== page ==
Total hip arthroplasty in an outpatient setting in 27 selected patientsYvon M den Hartog, Nina M C Mathijssen & Stephan B W Vehmeijer
Background and purpose — As a result of introduction of a fast-track program, length of hospital stay after total hip arthroplasty (THA) decreased in our hospital. We therefore wondered whether THA in an outpatient setting would be feasible. We report our experience with THA in an outpatient setting.
Patients and methods — In this prospective cohort study, we included 27 patients who were selected to receive primary THA in an outpatient setting between April and July 2014. Different patient-reported outcome measures (PROMs) were recorded preoperatively and at 6 weeks and 3 months postoperatively. Furthermore, anchor questions on how patients functioned in daily living were scored at 6 weeks and 3 months postoperatively.
Results — 3 of the 27 patients did not go home on the day of surgery because of nausea and/or dizziness. The remaining 24 patients all went home on the day of surgery. PROMs improved substantially in these patients. Moreover, anchor questions on how patients functioned in their daily living indicated that the patients were satisfied with the postoperative results. 1 re-admission occurred at 11 days after surgery because of seroma formation. There were no other complications or reoperations.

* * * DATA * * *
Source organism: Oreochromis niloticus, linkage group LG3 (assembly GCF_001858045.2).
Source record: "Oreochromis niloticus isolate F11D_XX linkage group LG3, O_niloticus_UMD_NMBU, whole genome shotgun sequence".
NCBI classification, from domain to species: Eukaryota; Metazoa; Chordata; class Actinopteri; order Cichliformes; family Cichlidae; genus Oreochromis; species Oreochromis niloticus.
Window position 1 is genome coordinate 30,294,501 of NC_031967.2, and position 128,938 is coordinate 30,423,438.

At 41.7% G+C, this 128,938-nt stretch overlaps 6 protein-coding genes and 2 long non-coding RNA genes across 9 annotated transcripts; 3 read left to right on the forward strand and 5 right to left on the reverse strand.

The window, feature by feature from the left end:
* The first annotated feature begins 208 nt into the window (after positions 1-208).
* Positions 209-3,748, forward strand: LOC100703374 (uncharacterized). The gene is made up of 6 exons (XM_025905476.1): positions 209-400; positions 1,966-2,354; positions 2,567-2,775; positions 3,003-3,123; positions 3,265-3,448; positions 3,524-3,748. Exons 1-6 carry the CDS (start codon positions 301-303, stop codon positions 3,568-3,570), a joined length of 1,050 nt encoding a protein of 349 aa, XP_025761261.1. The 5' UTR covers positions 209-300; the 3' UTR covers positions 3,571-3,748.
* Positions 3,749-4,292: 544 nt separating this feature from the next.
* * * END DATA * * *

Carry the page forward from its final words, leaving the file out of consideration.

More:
Interpretation — At our hospital, with a fast-track protocol, outpatient THA was found to be feasible in selected patients with satisfying results up to 3 months postoperatively, without any outpatient procedure-specific complications or re-admissions.